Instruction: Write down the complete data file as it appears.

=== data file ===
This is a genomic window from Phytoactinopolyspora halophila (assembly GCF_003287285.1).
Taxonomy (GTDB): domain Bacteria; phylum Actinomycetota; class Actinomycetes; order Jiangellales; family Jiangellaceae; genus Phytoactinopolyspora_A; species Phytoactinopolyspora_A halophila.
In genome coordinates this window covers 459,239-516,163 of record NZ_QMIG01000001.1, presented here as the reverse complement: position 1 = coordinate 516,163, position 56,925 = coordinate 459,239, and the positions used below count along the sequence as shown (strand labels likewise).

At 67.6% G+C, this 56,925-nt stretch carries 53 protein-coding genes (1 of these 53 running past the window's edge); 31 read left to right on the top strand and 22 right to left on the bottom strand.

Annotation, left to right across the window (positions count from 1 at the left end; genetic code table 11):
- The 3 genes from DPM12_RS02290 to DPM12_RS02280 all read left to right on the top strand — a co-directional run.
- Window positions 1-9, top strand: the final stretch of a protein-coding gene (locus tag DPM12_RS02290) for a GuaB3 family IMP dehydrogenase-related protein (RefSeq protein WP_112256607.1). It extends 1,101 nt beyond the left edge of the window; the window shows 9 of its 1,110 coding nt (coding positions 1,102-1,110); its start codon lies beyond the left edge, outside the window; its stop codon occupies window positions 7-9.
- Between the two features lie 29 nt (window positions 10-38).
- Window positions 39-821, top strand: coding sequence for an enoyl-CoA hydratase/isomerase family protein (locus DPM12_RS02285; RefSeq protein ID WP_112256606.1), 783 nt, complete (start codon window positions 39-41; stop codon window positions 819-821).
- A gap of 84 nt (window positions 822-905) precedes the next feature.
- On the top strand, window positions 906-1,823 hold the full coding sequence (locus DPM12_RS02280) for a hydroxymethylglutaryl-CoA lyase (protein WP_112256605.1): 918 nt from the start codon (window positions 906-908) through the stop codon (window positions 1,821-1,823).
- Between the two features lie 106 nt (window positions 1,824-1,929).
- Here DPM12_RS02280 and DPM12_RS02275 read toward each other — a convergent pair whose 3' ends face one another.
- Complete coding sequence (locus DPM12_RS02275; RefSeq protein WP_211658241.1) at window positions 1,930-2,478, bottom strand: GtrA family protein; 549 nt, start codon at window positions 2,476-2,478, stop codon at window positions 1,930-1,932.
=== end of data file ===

This is a genomic window from Phytoactinopolyspora halophila (assembly GCF_003287285.1).
Taxonomy (GTDB): domain Bacteria; phylum Actinomycetota; class Actinomycetes; order Jiangellales; family Jiangellaceae; genus Phytoactinopolyspora_A; species Phytoactinopolyspora_A halophila.
In genome coordinates this window covers 459,239-516,163 of record NZ_QMIG01000001.1, presented here as the reverse complement: position 1 = coordinate 516,163, position 56,925 = coordinate 459,239, and the positions used below count along the sequence as shown (strand labels likewise).

At 67.6% G+C, this 56,925-nt stretch carries 53 protein-coding genes (1 of these 53 running past the window's edge); 31 read left to right on the top strand and 22 right to left on the bottom strand.

Annotation, left to right across the window (positions count from 1 at the left end; genetic code table 11):
- The 3 genes from DPM12_RS02290 to DPM12_RS02280 all read left to right on the top strand — a co-directional run.
- Window positions 1-9, top strand: the final stretch of a protein-coding gene (locus tag DPM12_RS02290) for a GuaB3 family IMP dehydrogenase-related protein (RefSeq protein WP_112256607.1). It extends 1,101 nt beyond the left edge of the window; the window shows 9 of its 1,110 coding nt (coding positions 1,102-1,110); its start codon lies beyond the left edge, outside the window; its stop codon occupies window positions 7-9.
- Between the two features lie 29 nt (window positions 10-38).
- Window positions 39-821, top strand: coding sequence for an enoyl-CoA hydratase/isomerase family protein (locus DPM12_RS02285; RefSeq protein ID WP_112256606.1), 783 nt, complete (start codon window positions 39-41; stop codon window positions 819-821).
- A gap of 84 nt (window positions 822-905) precedes the next feature.
- On the top strand, window positions 906-1,823 hold the full coding sequence (locus DPM12_RS02280) for a hydroxymethylglutaryl-CoA lyase (protein WP_112256605.1): 918 nt from the start codon (window positions 906-908) through the stop codon (window positions 1,821-1,823).
- Between the two features lie 106 nt (window positions 1,824-1,929).
- Here DPM12_RS02280 and DPM12_RS02275 read toward each other — a convergent pair whose 3' ends face one another.
- Complete coding sequence (locus DPM12_RS02275; RefSeq protein WP_211658241.1) at window positions 1,930-2,478, bottom strand: GtrA family protein; 549 nt, start codon at window positions 2,476-2,478, stop codon at window positions 1,930-1,932.